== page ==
Cyprus Lawmakers Kill Privatization Bill, Bailout Setback

NICOSIA – Cyprus’ lawmakers have effectively forced the government to renegotiate terms of legislation that would pave the way for the privatization of state-owned companies, a condition of the debt-laden country’s rescue deal with international lenders.

The vote throws into doubt whether  Cyprus will receive the next batch of bailout money that the government said is necessary to stave off bankruptcy in the next couple of months.

The country has until March 5 to pass the legislation which several parties including left-wing AKEL and Socialist EDEK had staunchly opposed.

Lawmakers voted 25 in favor, 25 against and five abstained. The tie meant the legislation was turned down.

Parliament will again vote on a revised bill probably next week, a lawmaker told The Associated Press on condition of anonymity because he didn’t want to pre-empt a formal announcement.

“We must now deal with what happens next with the rescue program,” Prodromos Prodormou, spokesman for the ruling right-wing Democratic Rally Party, told state broadcaster CyBC.

AKEL leader Andros Kyprianou told Parliament before the vote that his party would not consent to the “sell off of the nation’s wealth” and denounced what he called the “blackmail” of international lenders.

Kyprianou and EDEK lawmaker Giorgos Varnava said the government has to renegotiate the bill and speak to parties on alternatives.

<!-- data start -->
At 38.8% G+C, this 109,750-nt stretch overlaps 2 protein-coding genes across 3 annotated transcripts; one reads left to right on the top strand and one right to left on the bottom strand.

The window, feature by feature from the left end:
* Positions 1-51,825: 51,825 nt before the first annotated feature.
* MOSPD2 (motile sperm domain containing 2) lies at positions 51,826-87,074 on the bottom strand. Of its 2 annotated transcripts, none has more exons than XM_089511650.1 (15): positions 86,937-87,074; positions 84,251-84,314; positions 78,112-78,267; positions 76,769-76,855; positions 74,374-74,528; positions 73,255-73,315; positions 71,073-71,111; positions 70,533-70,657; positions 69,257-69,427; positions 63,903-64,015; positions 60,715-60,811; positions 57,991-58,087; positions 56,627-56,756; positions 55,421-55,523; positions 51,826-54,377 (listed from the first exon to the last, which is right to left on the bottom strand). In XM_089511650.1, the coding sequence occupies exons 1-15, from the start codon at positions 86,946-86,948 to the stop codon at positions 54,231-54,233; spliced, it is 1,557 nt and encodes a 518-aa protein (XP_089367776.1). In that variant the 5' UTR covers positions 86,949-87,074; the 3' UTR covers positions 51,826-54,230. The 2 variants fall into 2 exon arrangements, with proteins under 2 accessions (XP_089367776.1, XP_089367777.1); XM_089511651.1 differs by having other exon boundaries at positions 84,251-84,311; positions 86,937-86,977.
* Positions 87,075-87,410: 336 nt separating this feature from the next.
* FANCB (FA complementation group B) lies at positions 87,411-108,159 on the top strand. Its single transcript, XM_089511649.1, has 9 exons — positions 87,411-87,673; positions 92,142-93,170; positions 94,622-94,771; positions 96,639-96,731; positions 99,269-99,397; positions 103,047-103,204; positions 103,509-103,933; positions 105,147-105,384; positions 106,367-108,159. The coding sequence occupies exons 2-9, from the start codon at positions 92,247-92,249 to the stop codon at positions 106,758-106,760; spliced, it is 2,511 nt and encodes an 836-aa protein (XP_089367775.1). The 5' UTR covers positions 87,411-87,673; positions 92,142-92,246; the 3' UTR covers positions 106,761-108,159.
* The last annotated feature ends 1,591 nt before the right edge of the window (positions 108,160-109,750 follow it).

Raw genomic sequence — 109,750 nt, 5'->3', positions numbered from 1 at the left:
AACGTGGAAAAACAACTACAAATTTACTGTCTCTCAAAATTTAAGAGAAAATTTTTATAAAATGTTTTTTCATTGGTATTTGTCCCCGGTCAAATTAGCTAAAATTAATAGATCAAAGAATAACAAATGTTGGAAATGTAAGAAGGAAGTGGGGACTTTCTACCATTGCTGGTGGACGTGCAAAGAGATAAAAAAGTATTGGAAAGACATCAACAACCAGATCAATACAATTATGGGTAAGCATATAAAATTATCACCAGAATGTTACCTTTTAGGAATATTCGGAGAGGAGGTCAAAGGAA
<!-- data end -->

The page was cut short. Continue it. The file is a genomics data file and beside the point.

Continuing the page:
Center-right Democratic Party had suggested it would support the bill, but five of its lawmakers abstained because the party’s proposed amendments safeguarding jobs and benefits at privatized companies were rejected.

Government spokesman Christos Stylianides said in a written statement on Feb. 27 that the Cabinet will deal with the bill’s rejection the following day “to forestall unpleasant developments and to maintain the country’s economic recovery and stabilization.”

Privatizations were a key component of the country’s 10 billion euro ($13.66 billion) bailout Cyprus agreed with other euro area countries and the International Monetary Fund last year.

Hundreds of people had gathered outside parliament to protest against the bill, including workers from the country’s electricity, telecommunications and ports authorities that are slated for privatization.

Barricades and a cordon of police in full riot gear blocked off the street leading to Parliament where lawmakers will vote on the bill later.

Among the protesters are workers from Cyprus’ electricity, telecommunications and ports authorities which have been earmarked for privatization.

Privatizations are a condition of Cyprus’ 10 billion euro ($13.66 billion) rescue package that the country agreed with international lenders last year.

The legislation is a prerequisite for Cyprus to receive the next batch of bailout money that the government said is needed to stave off bankruptcy.

Lawmakers had introduced amendments to the legislation to protect workers’ jobs and pension benefits.